- A lawsuit is now pending in Texas regarding an elementary school art teacher who presented students with a slide show about herself including a picture of her future wife. Parents complained that this was part of a campaign to promote a “homosexual agenda,” District Administration reports.
- While building personal relationships with students is generally encouraged, the case raises new discussions about how much personal information students should share with students.
- Many school districts already have policies in place limiting discussions of personal views of religion and politics in a classroom setting, but may need to consider setting limits on discussion of other personal matters which are often left to teacher discretion.
Building a rapport with students usually requires that teachers share a little of themselves in an effort to connect with students and create shared bonds. Teachers may discuss their own pets, interests, travel experiences, and educational obstacles in ways that help students see teachers as three-dimensional human beings. This type of sharing can often enhance the learning experience, especially if the information is shared in relation to topics discussed in the classroom.
However, the sharing of some personal information may distract from the educational goals of the classroom, even if the information is perfectly valid to share in other contexts. Teachers need to be aware that comments about their personal lives can make an impact on students. Discussions of divorce proceedings, custody battles, or certain health issues, for instance, may cause students to worry about the teacher or feel uncomfortable with that level of knowledge. Discussions of personal sexual partners or activities are almost never appropriate in a classroom setting. Experts stress that students should not be treated as friends, counselors or therapists. This distorts the role of a teacher and limits effectiveness.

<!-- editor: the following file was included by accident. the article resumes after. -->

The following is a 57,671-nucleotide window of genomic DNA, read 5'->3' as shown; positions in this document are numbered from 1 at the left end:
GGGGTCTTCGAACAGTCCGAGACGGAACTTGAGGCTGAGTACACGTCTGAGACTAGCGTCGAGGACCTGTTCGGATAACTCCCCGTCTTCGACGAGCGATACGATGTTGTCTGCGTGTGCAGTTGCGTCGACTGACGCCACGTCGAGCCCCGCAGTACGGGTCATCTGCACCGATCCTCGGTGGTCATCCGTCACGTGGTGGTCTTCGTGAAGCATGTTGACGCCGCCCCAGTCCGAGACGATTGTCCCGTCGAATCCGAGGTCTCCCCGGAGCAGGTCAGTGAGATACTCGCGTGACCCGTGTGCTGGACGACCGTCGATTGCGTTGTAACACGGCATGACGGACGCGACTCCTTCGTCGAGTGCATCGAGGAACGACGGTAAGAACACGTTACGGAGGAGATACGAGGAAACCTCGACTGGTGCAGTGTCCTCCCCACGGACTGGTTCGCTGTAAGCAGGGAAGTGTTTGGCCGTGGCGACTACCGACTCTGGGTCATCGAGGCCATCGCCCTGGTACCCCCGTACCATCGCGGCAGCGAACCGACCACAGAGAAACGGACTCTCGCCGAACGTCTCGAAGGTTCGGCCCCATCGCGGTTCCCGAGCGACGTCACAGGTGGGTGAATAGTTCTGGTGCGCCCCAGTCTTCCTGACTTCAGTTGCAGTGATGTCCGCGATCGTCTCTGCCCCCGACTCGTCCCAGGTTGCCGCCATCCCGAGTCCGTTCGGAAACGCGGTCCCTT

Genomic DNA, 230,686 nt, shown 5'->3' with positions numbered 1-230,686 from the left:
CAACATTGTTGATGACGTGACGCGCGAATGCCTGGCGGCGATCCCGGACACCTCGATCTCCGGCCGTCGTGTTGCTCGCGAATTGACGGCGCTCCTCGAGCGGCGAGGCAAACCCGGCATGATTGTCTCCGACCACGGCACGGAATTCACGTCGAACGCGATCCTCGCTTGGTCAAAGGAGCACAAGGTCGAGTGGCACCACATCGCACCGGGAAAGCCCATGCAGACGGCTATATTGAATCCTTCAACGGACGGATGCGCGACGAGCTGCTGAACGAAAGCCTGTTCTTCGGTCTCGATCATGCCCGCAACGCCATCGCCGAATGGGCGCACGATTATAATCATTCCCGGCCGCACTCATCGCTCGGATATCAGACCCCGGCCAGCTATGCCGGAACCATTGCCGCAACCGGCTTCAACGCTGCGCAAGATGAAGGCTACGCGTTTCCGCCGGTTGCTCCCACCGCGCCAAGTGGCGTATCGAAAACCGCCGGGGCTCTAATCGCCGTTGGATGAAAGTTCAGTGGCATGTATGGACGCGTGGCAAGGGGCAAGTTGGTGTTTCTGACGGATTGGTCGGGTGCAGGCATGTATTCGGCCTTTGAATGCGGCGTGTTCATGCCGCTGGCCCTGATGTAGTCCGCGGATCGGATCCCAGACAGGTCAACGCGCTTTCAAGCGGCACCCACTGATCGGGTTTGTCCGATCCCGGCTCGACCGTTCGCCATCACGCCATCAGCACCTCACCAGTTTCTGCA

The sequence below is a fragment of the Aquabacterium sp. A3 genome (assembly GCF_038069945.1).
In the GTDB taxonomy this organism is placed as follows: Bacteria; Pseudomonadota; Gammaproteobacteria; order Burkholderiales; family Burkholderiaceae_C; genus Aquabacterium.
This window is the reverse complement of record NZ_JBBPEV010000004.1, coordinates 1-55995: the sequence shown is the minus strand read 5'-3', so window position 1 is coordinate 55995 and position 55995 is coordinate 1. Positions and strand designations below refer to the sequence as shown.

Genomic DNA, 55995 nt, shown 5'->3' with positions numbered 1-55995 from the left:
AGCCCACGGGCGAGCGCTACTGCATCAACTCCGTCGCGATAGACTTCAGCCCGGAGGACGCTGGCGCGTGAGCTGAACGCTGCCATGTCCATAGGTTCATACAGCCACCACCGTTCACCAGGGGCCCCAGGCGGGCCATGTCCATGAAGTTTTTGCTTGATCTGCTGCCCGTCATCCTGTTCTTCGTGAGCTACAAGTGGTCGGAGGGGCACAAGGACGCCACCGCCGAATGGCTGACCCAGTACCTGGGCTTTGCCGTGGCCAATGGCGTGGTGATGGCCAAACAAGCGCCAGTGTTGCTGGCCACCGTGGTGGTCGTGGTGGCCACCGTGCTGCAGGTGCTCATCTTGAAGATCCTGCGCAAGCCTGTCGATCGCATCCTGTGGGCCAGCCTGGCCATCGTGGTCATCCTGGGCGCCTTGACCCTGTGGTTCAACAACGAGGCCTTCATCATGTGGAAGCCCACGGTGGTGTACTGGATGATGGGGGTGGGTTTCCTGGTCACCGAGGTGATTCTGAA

School administrators and school boards are sometimes left to deal with the fallout when questionable discussions arise, as the current lawsuit demonstrates. Though school administrators may be wary of drawing firm guidelines regarding such discussions, the issue can be discussed with teachers in the context of social media guideline discussions. Most school boards have social media policies for teachers to help deter the effects of student access to sensitive information about teachers and to prevent the formation of inappropriate relationships. Classroom discussions should also have some limits as well. As in all aspects of classroom interaction, personal information should not distract from the educational needs of the students.